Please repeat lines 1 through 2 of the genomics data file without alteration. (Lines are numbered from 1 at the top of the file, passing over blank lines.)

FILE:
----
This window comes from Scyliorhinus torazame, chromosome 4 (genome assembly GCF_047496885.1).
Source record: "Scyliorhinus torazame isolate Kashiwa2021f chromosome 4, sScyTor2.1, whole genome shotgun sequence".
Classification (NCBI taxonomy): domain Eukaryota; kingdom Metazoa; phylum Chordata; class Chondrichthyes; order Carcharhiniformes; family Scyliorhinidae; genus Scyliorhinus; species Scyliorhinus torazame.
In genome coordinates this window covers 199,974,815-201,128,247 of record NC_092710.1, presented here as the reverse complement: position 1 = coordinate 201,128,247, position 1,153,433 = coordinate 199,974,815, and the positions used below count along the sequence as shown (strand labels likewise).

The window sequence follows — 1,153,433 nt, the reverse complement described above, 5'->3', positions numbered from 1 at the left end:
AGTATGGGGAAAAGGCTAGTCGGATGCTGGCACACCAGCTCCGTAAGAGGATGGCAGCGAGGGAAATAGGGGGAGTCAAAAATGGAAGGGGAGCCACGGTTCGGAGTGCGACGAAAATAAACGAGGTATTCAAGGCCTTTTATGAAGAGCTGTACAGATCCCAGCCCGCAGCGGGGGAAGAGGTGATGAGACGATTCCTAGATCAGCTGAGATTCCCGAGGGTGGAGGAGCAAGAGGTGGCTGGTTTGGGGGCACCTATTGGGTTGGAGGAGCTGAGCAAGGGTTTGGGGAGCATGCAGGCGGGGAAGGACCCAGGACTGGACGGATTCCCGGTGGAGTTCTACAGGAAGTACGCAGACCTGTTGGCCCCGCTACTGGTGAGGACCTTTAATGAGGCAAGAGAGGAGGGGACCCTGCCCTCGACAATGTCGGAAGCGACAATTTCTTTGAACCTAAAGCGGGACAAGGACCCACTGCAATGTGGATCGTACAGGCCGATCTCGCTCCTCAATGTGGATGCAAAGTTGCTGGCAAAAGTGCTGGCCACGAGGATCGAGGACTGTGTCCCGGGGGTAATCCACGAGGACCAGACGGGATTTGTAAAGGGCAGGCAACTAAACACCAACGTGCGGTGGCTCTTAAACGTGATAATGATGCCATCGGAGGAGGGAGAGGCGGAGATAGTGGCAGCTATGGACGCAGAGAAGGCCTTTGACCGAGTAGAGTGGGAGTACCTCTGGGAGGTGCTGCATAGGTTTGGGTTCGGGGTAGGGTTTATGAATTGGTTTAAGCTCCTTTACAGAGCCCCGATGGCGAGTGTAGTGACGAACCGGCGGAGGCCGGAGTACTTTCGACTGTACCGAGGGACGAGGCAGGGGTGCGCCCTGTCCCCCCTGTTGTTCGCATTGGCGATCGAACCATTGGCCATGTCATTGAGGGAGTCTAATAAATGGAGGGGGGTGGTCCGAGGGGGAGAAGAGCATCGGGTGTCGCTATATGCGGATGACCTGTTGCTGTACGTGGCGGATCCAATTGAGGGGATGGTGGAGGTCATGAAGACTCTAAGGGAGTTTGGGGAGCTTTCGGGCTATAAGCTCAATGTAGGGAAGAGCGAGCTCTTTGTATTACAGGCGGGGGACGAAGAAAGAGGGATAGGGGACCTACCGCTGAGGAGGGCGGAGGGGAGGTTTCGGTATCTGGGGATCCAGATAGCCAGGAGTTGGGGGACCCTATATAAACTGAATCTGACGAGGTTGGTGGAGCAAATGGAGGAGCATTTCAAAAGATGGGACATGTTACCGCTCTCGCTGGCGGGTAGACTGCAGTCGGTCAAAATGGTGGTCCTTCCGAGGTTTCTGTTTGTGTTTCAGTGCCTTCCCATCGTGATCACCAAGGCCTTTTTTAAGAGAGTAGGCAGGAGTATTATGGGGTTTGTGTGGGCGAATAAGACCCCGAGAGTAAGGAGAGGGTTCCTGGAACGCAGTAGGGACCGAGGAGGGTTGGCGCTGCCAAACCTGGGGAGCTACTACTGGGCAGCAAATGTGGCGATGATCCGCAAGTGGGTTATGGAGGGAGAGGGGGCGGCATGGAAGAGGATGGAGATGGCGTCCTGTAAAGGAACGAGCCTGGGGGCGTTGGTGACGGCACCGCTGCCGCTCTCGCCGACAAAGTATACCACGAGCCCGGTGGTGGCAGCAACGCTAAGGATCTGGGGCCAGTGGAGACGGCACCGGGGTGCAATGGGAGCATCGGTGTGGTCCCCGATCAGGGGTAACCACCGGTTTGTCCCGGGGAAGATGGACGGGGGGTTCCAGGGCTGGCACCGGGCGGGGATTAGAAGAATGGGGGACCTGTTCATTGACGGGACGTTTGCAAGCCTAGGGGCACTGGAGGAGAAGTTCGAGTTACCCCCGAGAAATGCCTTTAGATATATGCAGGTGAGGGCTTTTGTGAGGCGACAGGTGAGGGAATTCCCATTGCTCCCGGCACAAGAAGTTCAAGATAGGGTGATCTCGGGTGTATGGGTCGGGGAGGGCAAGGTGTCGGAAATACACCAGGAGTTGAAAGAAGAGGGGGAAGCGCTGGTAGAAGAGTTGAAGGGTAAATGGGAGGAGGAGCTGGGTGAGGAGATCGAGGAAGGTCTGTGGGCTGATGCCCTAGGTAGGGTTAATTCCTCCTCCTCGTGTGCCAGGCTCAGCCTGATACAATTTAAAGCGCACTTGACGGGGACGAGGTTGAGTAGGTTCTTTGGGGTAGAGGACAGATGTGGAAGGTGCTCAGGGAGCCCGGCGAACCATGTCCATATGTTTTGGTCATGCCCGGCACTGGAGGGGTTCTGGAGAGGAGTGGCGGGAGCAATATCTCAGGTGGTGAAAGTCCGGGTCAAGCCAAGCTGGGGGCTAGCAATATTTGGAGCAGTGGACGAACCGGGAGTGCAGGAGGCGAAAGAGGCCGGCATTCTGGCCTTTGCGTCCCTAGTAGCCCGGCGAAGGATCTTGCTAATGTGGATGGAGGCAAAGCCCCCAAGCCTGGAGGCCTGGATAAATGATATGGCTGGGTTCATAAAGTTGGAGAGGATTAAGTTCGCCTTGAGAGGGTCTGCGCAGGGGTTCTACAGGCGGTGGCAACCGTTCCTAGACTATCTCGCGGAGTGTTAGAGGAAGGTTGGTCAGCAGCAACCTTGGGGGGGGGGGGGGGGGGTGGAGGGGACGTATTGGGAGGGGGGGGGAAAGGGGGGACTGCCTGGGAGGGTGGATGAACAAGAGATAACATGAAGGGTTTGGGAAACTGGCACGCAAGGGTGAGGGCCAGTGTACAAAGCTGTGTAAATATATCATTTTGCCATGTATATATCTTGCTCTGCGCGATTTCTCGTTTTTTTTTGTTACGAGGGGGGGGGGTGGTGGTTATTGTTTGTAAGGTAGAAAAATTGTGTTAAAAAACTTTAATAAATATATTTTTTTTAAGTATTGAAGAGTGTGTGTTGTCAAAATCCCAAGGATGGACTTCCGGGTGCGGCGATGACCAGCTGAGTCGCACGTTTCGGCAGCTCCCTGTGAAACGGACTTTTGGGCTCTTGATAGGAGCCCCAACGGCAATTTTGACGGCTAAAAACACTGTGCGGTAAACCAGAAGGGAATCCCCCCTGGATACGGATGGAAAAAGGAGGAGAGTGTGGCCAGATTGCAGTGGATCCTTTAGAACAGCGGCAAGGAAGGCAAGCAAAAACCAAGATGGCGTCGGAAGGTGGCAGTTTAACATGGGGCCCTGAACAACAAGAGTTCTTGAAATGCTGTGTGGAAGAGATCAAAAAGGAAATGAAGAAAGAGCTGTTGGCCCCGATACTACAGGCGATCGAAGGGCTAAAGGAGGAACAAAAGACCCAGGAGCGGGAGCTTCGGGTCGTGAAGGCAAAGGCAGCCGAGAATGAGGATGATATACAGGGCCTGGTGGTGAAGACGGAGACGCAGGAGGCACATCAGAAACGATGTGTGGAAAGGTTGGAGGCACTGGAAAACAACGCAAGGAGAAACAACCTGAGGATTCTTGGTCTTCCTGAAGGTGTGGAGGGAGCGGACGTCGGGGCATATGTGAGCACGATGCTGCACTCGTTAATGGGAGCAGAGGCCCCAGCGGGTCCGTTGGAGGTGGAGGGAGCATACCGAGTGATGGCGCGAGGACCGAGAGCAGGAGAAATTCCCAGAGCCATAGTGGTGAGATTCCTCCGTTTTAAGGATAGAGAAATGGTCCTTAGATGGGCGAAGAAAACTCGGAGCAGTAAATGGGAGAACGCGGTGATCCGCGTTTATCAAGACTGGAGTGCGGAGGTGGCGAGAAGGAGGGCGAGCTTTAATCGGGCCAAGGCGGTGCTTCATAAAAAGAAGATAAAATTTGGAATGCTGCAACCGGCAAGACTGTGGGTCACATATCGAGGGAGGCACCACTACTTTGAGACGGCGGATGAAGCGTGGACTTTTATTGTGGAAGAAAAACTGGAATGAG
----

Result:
This window comes from Scyliorhinus torazame, chromosome 4 (genome assembly GCF_047496885.1).
Source record: "Scyliorhinus torazame isolate Kashiwa2021f chromosome 4, sScyTor2.1, whole genome shotgun sequence".